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Conducting Successful Programs to Increase the Energy-Efficiency of Manufactured Housing
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Nationally, about 13% of new single-family homes are manufactured homes. In southern states, such as South Carolina, they comprise as much as 40% of new housing. Such manufactured homes, commonly called HUD-code homes, are regulated nationally through preemptive Department of Housing and Urban Development (HUD) standards, which have only two different sets of requirements to cover all regions of the continental United States. The HUD code prevents local adoption of standards that apply to manufactured housing. Since manufactured homes represent a significant segment of the housing market, their impacts on energy consumption can be substantial. In the Pacific Northwest, manufactured homes comprise around 20% of new single-family housing starts. In this region, the Bonneville Power Administration (Bonneville) has instituted several programs designed to promote energy-efficiency improvements in buildings. One of the latest targets of these programs is manufactured housing. Since 1985, Bonneville has conducted a multiyear program to promote higher efficiency in manufactured homes. The program has included marketing studies, research projects, and a large-scale demonstration program. Information about Bonneville's program should be of interest to planners and policymakers in other parts of the country. This paper discusses the program, its key outcomes, and lessons learned.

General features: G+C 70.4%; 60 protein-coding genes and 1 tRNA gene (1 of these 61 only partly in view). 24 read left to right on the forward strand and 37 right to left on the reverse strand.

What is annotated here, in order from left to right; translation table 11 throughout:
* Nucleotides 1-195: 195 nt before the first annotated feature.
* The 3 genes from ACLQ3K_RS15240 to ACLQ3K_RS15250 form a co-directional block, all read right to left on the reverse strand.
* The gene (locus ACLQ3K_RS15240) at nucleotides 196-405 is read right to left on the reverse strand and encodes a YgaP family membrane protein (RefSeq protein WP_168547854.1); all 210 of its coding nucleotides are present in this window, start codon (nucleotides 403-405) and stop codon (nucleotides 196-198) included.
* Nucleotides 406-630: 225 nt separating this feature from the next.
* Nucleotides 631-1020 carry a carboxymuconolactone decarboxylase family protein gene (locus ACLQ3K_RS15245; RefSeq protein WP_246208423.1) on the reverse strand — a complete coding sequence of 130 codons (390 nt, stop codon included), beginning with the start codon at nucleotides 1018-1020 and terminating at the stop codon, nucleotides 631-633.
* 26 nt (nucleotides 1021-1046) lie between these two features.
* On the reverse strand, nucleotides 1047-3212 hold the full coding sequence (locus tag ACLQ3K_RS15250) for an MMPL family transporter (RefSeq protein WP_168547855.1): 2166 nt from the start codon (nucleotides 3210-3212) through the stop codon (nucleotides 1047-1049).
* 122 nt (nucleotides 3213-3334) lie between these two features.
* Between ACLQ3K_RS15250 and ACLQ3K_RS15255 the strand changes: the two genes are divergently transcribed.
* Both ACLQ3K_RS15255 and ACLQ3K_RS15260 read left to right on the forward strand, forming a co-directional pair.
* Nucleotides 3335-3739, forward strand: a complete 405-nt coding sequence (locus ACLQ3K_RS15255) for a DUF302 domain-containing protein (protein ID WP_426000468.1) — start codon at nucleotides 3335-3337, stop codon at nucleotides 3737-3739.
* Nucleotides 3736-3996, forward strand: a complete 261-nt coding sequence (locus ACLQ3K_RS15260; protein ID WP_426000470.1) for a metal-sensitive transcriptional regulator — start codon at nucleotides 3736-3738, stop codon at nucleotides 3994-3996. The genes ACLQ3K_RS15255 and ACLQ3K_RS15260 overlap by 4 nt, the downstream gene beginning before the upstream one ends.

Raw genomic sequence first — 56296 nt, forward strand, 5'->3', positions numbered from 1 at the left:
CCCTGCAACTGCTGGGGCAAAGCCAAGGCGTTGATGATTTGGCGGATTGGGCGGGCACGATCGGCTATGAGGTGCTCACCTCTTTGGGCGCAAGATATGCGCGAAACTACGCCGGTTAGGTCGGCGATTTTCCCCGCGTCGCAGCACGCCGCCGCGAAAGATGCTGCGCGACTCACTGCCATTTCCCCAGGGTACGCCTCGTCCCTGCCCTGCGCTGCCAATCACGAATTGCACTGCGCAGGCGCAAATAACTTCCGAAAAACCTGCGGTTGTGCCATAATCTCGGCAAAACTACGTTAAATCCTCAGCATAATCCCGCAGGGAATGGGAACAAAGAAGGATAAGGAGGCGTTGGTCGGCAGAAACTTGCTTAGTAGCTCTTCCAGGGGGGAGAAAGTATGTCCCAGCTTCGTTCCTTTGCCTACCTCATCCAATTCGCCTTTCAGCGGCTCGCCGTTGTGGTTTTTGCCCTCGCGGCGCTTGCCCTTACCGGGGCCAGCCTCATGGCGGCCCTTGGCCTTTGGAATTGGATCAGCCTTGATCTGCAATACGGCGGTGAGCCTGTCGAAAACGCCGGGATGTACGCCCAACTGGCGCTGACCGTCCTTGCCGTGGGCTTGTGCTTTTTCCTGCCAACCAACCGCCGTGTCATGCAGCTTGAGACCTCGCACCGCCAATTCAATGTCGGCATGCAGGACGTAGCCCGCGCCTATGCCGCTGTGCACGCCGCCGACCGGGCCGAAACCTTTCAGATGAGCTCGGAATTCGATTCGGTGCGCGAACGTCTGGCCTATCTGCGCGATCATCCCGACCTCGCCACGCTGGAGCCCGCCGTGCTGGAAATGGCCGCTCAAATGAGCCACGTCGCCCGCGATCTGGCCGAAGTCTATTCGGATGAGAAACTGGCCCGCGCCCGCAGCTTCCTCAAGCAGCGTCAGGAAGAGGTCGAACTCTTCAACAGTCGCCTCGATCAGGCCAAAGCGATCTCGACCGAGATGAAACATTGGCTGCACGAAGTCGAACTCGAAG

Lee, A. D.; Riewer, S. M.; Volke, S. M. (1990). Conducting Successful Programs to Increase the Energy-Efficiency of Manufactured Housing. Energy Systems Laboratory (http://esl.tamu.edu); Texas A&M University (http://www.tamu.edu). Available electronically from